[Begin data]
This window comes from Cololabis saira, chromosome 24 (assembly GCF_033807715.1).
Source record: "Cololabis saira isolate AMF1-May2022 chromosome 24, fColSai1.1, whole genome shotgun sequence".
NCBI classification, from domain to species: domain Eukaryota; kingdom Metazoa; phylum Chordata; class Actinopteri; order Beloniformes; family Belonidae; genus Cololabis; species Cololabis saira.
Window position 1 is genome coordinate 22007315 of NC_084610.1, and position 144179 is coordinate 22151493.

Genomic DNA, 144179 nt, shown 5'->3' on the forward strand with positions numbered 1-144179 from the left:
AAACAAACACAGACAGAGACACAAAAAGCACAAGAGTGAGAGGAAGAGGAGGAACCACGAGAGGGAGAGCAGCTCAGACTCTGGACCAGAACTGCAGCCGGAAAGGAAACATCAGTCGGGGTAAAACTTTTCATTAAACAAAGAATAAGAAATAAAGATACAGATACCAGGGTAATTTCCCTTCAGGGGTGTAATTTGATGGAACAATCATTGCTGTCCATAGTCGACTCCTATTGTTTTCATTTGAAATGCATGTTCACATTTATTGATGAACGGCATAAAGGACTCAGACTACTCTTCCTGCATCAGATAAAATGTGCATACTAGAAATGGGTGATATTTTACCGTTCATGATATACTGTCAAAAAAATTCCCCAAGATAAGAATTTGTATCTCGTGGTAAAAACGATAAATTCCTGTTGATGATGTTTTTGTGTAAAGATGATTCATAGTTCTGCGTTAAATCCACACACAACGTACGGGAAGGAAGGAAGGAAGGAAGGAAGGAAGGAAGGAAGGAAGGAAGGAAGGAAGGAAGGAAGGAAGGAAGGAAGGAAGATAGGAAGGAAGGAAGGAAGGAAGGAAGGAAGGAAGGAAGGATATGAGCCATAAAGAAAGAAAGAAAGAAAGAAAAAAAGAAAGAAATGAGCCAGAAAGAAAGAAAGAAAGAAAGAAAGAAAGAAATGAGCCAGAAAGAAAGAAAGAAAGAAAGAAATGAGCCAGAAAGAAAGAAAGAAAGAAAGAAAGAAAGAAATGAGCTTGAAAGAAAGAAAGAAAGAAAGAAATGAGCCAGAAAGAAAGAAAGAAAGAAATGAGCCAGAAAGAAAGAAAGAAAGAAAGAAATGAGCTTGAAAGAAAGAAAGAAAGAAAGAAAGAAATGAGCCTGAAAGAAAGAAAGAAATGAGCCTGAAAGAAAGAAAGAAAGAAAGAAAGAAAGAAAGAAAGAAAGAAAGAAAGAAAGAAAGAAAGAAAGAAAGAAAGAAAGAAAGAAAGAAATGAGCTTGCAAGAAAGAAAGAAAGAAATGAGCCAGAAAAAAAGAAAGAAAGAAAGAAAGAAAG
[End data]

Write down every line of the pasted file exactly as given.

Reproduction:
This window comes from Cololabis saira, chromosome 24 (assembly GCF_033807715.1).
Source record: "Cololabis saira isolate AMF1-May2022 chromosome 24, fColSai1.1, whole genome shotgun sequence".
NCBI classification, from domain to species: domain Eukaryota; kingdom Metazoa; phylum Chordata; class Actinopteri; order Beloniformes; family Belonidae; genus Cololabis; species Cololabis saira.
Window position 1 is genome coordinate 22007315 of NC_084610.1, and position 144179 is coordinate 22151493.

Genomic DNA, 144179 nt, shown 5'->3' on the forward strand with positions numbered 1-144179 from the left:
AAACAAACACAGACAGAGACACAAAAAGCACAAGAGTGAGAGGAAGAGGAGGAACCACGAGAGGGAGAGCAGCTCAGACTCTGGACCAGAACTGCAGCCGGAAAGGAAACATCAGTCGGGGTAAAACTTTTCATTAAACAAAGAATAAGAAATAAAGATACAGATACCAGGGTAATTTCCCTTCAGGGGTGTAATTTGATGGAACAATCATTGCTGTCCATAGTCGACTCCTATTGTTTTCATTTGAAATGCATGTTCACATTTATTGATGAACGGCATAAAGGACTCAGACTACTCTTCCTGCATCAGATAAAATGTGCATACTAGAAATGGGTGATATTTTACCGTTCATGATATACTGTCAAAAAAATTCCCCAAGATAAGAATTTGTATCTCGTGGTAAAAACGATAAATTCCTGTTGATGATGTTTTTGTGTAAAGATGATTCATAGTTCTGCGTTAAATCCACACACAACGTACGGGAAGGAAGGAAGGAAGGAAGGAAGGAAGGAAGGAAGGAAGGAAGGAAGGAAGGAAGGAAGGAAGGAAGGAAGGAAGATAGGAAGGAAGGAAGGAAGGAAGGAAGGAAGGAAGGAAGGATATGAGCCATAAAGAAAGAAAGAAAGAAAGAAAAAAAGAAAGAAATGAGCCAGAAAGAAAGAAAGAAAGAAAGAAAGAAAGAAATGAGCCAGAAAGAAAGAAAGAAAGAAAGAAATGAGCCAGAAAGAAAGAAAGAAAGAAAGAAAGAAAGAAATGAGCTTGAAAGAAAGAAAGAAAGAAAGAAATGAGCCAGAAAGAAAGAAAGAAAGAAATGAGCCAGAAAGAAAGAAAGAAAGAAAGAAATGAGCTTGAAAGAAAGAAAGAAAGAAAGAAAGAAATGAGCCTGAAAGAAAGAAAGAAATGAGCCTGAAAGAAAGAAAGAAAGAAAGAAAGAAAGAAAGAAAGAAAGAAAGAAAGAAAGAAAGAAAGAAAGAAAGAAAGAAAGAAAGAAAGAAATGAGCTTGCAAGAAAGAAAGAAAGAAATGAGCCAGAAAAAAAGAAAGAAAGAAAGAAAGAAAG